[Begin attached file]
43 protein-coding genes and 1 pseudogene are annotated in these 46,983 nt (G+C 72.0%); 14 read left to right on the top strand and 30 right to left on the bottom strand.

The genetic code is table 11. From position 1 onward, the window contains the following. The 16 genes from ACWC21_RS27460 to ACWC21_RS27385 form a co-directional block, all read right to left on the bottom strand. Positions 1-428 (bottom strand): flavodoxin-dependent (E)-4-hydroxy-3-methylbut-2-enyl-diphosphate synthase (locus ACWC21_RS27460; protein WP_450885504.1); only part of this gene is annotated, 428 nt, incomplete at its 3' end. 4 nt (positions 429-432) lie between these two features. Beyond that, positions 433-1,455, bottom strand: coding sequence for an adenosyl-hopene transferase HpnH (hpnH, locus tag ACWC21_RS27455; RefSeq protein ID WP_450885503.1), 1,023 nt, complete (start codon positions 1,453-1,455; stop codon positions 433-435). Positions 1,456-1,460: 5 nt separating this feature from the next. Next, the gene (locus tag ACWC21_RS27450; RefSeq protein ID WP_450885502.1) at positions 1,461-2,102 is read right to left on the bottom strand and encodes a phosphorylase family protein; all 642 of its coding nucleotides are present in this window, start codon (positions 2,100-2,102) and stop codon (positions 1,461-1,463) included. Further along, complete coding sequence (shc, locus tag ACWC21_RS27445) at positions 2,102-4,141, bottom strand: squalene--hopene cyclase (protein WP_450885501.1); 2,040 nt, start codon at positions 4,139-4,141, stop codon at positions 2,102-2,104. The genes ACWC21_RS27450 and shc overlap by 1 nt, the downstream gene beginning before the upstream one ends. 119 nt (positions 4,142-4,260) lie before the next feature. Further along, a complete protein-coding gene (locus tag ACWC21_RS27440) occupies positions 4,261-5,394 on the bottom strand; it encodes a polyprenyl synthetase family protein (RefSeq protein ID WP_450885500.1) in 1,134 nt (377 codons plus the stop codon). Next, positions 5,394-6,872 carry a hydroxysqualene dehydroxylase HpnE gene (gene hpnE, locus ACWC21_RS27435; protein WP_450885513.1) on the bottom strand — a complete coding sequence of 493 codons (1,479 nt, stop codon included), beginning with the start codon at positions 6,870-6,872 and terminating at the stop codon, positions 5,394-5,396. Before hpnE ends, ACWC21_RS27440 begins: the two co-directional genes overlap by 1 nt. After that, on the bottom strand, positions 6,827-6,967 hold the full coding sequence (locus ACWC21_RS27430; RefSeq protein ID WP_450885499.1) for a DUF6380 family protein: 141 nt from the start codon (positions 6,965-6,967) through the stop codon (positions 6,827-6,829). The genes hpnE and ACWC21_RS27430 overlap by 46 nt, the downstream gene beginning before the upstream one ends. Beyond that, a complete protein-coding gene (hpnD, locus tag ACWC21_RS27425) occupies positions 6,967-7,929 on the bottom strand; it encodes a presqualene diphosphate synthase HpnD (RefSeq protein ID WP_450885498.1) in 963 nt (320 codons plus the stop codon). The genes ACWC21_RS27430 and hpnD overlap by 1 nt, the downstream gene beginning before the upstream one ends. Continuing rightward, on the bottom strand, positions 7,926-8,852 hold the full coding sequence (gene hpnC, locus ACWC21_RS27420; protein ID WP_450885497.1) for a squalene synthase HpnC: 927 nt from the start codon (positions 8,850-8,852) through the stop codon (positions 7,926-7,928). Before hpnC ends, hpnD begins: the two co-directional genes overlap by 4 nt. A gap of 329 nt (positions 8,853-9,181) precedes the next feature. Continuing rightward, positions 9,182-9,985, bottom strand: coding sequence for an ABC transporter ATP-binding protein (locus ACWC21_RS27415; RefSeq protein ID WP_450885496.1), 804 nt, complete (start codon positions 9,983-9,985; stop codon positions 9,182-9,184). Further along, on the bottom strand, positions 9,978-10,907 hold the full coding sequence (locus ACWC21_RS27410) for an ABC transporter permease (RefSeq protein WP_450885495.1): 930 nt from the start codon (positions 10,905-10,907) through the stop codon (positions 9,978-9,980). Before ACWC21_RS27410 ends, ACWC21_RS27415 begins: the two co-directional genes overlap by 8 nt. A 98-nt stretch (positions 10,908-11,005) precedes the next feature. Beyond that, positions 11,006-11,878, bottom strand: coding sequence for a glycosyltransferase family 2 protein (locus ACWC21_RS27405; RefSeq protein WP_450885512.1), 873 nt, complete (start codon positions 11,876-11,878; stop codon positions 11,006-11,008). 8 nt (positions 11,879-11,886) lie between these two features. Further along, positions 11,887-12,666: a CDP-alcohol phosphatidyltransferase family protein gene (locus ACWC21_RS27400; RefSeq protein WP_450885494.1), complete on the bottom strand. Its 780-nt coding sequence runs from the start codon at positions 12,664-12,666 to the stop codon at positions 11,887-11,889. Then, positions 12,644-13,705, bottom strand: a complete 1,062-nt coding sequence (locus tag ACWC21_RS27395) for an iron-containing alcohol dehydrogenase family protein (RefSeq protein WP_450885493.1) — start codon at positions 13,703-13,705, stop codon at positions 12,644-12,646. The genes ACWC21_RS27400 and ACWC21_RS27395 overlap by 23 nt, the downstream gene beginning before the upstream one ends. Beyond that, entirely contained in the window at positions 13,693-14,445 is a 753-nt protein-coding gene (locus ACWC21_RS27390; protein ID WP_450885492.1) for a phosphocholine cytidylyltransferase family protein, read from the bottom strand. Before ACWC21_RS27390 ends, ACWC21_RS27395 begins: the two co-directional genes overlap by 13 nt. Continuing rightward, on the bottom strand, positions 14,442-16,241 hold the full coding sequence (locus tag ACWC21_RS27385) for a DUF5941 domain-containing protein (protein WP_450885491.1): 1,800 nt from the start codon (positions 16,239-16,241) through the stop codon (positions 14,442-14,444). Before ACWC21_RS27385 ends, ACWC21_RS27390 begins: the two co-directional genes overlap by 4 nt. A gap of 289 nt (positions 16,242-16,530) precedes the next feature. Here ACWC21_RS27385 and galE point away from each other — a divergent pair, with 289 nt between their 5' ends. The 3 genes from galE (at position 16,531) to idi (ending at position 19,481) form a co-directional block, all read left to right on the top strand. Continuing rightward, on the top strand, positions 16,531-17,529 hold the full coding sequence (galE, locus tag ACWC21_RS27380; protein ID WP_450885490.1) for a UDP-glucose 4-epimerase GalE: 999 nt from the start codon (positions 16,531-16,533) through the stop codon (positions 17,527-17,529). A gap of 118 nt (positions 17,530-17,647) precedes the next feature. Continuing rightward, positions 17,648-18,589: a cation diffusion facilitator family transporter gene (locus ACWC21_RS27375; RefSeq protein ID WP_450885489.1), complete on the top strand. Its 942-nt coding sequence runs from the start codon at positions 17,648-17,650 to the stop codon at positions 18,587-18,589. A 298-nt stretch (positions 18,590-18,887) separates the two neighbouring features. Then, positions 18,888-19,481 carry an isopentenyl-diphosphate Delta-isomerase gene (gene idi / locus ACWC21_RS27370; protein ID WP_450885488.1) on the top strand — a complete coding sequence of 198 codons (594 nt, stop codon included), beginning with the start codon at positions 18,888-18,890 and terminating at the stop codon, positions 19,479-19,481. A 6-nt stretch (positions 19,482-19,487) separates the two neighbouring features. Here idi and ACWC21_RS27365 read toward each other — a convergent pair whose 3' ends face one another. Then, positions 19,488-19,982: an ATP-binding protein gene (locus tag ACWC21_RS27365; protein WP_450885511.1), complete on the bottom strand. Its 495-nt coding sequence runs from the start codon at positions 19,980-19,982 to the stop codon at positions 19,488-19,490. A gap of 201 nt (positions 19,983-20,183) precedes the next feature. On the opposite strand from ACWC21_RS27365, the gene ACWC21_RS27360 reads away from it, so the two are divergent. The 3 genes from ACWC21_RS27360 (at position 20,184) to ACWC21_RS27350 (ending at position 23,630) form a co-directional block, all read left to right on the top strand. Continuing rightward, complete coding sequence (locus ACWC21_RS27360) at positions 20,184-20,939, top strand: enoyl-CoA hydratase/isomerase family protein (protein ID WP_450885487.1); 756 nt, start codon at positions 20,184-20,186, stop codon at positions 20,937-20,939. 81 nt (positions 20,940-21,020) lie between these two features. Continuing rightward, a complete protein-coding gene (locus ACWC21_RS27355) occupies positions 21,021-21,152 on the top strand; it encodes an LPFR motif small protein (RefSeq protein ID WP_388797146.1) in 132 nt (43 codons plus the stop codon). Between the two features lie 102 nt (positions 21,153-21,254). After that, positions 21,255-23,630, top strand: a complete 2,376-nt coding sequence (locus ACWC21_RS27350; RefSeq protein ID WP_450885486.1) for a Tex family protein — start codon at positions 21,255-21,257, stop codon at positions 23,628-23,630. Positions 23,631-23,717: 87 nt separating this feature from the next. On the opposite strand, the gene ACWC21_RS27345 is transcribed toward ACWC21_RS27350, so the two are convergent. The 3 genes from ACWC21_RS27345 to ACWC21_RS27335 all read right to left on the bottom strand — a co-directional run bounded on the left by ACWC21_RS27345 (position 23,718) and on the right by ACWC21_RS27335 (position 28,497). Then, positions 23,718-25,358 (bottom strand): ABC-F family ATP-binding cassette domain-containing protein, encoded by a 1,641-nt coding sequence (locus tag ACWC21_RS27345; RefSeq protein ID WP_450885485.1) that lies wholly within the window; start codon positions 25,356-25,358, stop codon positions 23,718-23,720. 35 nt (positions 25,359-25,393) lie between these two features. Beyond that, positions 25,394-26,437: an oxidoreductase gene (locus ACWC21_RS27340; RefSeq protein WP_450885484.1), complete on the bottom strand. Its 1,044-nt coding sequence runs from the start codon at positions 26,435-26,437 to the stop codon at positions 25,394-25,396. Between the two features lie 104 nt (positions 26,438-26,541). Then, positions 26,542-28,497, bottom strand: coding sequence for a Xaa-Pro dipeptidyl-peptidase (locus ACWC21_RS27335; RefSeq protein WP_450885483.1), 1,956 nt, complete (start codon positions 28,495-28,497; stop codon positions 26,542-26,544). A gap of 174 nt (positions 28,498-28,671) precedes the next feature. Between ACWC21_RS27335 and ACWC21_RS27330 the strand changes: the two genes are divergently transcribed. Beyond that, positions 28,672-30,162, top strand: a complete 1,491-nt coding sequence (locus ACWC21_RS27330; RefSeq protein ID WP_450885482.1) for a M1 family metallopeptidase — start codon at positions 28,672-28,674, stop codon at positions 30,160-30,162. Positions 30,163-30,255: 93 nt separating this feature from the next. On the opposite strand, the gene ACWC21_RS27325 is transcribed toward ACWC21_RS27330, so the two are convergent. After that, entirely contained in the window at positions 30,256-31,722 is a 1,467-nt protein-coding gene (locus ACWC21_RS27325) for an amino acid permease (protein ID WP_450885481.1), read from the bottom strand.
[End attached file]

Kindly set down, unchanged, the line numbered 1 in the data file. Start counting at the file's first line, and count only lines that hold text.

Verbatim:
43 protein-coding genes and 1 pseudogene are annotated in these 46,983 nt (G+C 72.0%); 14 read left to right on the top strand and 30 right to left on the bottom strand.